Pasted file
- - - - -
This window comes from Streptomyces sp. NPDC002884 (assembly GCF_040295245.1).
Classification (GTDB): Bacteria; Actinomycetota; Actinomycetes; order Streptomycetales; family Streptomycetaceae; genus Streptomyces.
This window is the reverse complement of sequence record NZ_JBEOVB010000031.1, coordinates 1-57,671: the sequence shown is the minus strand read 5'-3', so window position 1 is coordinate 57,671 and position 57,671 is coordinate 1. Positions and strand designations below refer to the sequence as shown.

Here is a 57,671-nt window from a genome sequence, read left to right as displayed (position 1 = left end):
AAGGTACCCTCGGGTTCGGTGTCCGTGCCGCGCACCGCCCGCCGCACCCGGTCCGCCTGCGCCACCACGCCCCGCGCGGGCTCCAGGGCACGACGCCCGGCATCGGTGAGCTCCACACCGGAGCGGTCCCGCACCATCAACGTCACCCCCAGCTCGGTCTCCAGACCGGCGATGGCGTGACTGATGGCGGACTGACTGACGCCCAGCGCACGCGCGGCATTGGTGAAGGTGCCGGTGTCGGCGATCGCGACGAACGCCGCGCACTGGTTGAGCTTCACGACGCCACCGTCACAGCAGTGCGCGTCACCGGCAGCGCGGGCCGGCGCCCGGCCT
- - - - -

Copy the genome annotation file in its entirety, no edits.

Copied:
This window comes from Streptomyces sp. NPDC002884 (assembly GCF_040295245.1).
Classification (GTDB): Bacteria; Actinomycetota; Actinomycetes; order Streptomycetales; family Streptomycetaceae; genus Streptomyces.
This window is the reverse complement of sequence record NZ_JBEOVB010000031.1, coordinates 1-57,671: the sequence shown is the minus strand read 5'-3', so window position 1 is coordinate 57,671 and position 57,671 is coordinate 1. Positions and strand designations below refer to the sequence as shown.

Here is a 57,671-nt window from a genome sequence, read left to right as displayed (position 1 = left end):
AAGGTACCCTCGGGTTCGGTGTCCGTGCCGCGCACCGCCCGCCGCACCCGGTCCGCCTGCGCCACCACGCCCCGCGCGGGCTCCAGGGCACGACGCCCGGCATCGGTGAGCTCCACACCGGAGCGGTCCCGCACCATCAACGTCACCCCCAGCTCGGTCTCCAGACCGGCGATGGCGTGACTGATGGCGGACTGACTGACGCCCAGCGCACGCGCGGCATTGGTGAAGGTGCCGGTGTCGGCGATCGCGACGAACGCCGCGCACTGGTTGAGCTTCACGACGCCACCGTCACAGCAGTGCGCGTCACCGGCAGCGCGGGCCGGCGCCCGGCCT